At the peak of Sally Star's popularity, as many as 1.5 million children in the Philadelphia area tuned in daily to her 'Popeye Theater' show.
Broadcast Pioneers of Philadelphia
Sally Star, the longtime Philadelphia-area TV and radio host who created a vivacious cowgirl persona and introduced a generation of young people to "Popeye" and The Three Stooges, has died.
Starr died Sunday at a nursing home in New Jersey, just two days after celebrating her 90th birthday, according to WPVI-TV in Philadelphia.
Starr, who was born Alleen Mae Beller but legally changed her name in 1941, had been in failing health in recent years.
Affectionately known to her legions of adoring fans as "Our Gal Sal," Starr was the cowgirl queen of the TV screen for much of the 1950s and '60s as host of "Popeye Theater," a two-hour weekday variety show on the former WFIL-TV, now WPVI. Dressed in her trademark spangled Western outfit studded with shiny silver stars, gun and holster, Starr enthralled a captive audience of children in the Philadelphia area each afternoon, introducing them to Three Stooges shorts, Popeye, Clutch Cargo and other cartoons. Her classic opening line was: "Hope you feel as good as you look, 'cause you sure look good to your gal Sal."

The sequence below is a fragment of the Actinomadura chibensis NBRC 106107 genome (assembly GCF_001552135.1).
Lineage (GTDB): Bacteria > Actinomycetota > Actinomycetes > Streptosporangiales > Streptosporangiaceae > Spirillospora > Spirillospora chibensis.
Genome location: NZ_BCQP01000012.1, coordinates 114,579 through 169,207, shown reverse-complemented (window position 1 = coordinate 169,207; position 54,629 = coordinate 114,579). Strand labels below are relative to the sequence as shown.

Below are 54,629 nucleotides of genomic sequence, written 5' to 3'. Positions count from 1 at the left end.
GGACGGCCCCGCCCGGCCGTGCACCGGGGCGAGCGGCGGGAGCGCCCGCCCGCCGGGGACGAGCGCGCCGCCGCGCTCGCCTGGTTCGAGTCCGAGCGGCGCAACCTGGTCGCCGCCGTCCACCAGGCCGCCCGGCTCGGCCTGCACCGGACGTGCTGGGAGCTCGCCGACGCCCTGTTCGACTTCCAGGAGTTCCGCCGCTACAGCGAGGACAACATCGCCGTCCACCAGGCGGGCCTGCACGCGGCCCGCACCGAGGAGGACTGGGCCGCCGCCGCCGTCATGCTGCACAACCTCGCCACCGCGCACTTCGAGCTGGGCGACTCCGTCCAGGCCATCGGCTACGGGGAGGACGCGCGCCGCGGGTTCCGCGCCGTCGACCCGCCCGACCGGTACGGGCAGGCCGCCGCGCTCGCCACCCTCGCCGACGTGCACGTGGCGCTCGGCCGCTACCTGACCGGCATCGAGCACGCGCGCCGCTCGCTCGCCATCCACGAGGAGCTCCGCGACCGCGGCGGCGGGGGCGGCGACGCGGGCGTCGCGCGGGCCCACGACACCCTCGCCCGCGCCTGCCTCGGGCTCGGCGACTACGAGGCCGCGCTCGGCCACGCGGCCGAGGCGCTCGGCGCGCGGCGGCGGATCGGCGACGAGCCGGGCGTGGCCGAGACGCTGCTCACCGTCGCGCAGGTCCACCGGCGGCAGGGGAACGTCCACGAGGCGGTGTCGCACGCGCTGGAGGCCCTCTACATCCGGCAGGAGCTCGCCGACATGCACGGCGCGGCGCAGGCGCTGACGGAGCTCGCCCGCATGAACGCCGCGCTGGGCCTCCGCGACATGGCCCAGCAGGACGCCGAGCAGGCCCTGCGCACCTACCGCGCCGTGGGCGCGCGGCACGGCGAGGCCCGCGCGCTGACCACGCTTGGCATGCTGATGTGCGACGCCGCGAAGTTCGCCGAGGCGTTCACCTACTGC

At the peak of her popularity, as many as 1.5 million children tuned in daily, according to The Philadelphia Inquirer.
The program was canceled in 1972.
In addition to her TV career, Starr played the role of sharpshooter Belle Starr in a 1965 Three Stooges film, "The Outlaws Is Coming," and performed with Bill Haley and the Comets. She also had parts in several other movies.
Starr retired to Florida but returned to the Philadelphia area in the early 1980s, according to The Associated Press.
While living in Atco, N.J., Starr hosted a country music radio show on WVLT in the 1980s.
Starr was inducted into the Broadcast Pioneers of Philadelphia Hall of Fame in 1995.
Even in her advanced age and as devotees of her show also aged, she was still regularly asked for her autograph, said Gerry Wilkinson, board chairman of the Broadcast Pioneers.
She was "an icon to people like me growing up. She was on TV when my mother was making dinner, so she was kind of like a second mother," Wilkinson, 66, told the Inquirer.
Starr is survived by a sister. Services will be private, according to philly.com.
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